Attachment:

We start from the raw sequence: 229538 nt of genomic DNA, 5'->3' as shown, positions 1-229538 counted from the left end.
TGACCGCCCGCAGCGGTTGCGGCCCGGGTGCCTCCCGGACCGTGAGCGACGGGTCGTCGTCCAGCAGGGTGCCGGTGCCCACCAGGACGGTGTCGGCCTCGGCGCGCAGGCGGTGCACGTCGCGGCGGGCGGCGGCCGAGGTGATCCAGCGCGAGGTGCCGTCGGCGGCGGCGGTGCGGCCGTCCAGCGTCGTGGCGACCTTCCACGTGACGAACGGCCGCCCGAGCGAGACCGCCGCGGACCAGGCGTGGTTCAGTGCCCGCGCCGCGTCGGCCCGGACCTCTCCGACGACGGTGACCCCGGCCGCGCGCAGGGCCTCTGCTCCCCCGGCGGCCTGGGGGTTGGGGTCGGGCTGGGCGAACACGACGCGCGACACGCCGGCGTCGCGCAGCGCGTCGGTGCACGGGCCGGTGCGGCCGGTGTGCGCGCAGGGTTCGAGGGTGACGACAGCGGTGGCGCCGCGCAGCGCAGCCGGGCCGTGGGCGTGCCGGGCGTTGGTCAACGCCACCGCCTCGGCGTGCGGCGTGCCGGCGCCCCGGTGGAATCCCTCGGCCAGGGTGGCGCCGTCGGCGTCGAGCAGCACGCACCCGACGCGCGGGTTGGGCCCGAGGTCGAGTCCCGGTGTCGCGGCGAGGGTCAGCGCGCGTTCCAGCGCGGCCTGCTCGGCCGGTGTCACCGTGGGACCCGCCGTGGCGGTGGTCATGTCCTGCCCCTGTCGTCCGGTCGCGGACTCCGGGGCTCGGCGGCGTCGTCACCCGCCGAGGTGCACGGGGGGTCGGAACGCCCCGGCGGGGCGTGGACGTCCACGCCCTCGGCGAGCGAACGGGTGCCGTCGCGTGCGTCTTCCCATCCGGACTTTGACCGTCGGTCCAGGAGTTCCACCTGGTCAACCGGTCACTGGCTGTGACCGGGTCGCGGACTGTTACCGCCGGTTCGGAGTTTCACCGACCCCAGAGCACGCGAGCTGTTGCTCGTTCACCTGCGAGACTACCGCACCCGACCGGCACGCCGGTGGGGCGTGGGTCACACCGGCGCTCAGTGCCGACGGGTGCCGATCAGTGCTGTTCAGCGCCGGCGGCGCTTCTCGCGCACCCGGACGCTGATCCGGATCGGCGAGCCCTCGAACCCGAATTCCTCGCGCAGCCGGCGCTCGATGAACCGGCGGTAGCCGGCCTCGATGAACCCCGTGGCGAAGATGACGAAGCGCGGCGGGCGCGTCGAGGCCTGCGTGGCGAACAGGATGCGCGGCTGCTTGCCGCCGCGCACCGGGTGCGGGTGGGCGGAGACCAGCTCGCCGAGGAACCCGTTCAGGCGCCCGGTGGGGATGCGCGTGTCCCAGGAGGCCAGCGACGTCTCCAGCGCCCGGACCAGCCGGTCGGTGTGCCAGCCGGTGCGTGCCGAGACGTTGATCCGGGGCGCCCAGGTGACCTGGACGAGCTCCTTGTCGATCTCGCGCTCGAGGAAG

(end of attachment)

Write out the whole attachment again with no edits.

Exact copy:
We start from the raw sequence: 229538 nt of genomic DNA, 5'->3' as shown, positions 1-229538 counted from the left end.
TGACCGCCCGCAGCGGTTGCGGCCCGGGTGCCTCCCGGACCGTGAGCGACGGGTCGTCGTCCAGCAGGGTGCCGGTGCCCACCAGGACGGTGTCGGCCTCGGCGCGCAGGCGGTGCACGTCGCGGCGGGCGGCGGCCGAGGTGATCCAGCGCGAGGTGCCGTCGGCGGCGGCGGTGCGGCCGTCCAGCGTCGTGGCGACCTTCCACGTGACGAACGGCCGCCCGAGCGAGACCGCCGCGGACCAGGCGTGGTTCAGTGCCCGCGCCGCGTCGGCCCGGACCTCTCCGACGACGGTGACCCCGGCCGCGCGCAGGGCCTCTGCTCCCCCGGCGGCCTGGGGGTTGGGGTCGGGCTGGGCGAACACGACGCGCGACACGCCGGCGTCGCGCAGCGCGTCGGTGCACGGGCCGGTGCGGCCGGTGTGCGCGCAGGGTTCGAGGGTGACGACAGCGGTGGCGCCGCGCAGCGCAGCCGGGCCGTGGGCGTGCCGGGCGTTGGTCAACGCCACCGCCTCGGCGTGCGGCGTGCCGGCGCCCCGGTGGAATCCCTCGGCCAGGGTGGCGCCGTCGGCGTCGAGCAGCACGCACCCGACGCGCGGGTTGGGCCCGAGGTCGAGTCCCGGTGTCGCGGCGAGGGTCAGCGCGCGTTCCAGCGCGGCCTGCTCGGCCGGTGTCACCGTGGGACCCGCCGTGGCGGTGGTCATGTCCTGCCCCTGTCGTCCGGTCGCGGACTCCGGGGCTCGGCGGCGTCGTCACCCGCCGAGGTGCACGGGGGGTCGGAACGCCCCGGCGGGGCGTGGACGTCCACGCCCTCGGCGAGCGAACGGGTGCCGTCGCGTGCGTCTTCCCATCCGGACTTTGACCGTCGGTCCAGGAGTTCCACCTGGTCAACCGGTCACTGGCTGTGACCGGGTCGCGGACTGTTACCGCCGGTTCGGAGTTTCACCGACCCCAGAGCACGCGAGCTGTTGCTCGTTCACCTGCGAGACTACCGCACCCGACCGGCACGCCGGTGGGGCGTGGGTCACACCGGCGCTCAGTGCCGACGGGTGCCGATCAGTGCTGTTCAGCGCCGGCGGCGCTTCTCGCGCACCCGGACGCTGATCCGGATCGGCGAGCCCTCGAACCCGAATTCCTCGCGCAGCCGGCGCTCGATGAACCGGCGGTAGCCGGCCTCGATGAACCCCGTGGCGAAGATGACGAAGCGCGGCGGGCGCGTCGAGGCCTGCGTGGCGAACAGGATGCGCGGCTGCTTGCCGCCGCGCACCGGGTGCGGGTGGGCGGAGACCAGCTCGCCGAGGAACCCGTTCAGGCGCCCGGTGGGGATGCGCGTGTCCCAGGAGGCCAGCGACGTCTCCAGCGCCCGGACCAGCCGGTCGGTGTGCCAGCCGGTGCGTGCCGAGACGTTGATCCGGGGCGCCCAGGTGACCTGGACGAGCTCCTTGTCGATCTCGCGCTCGAGGAAG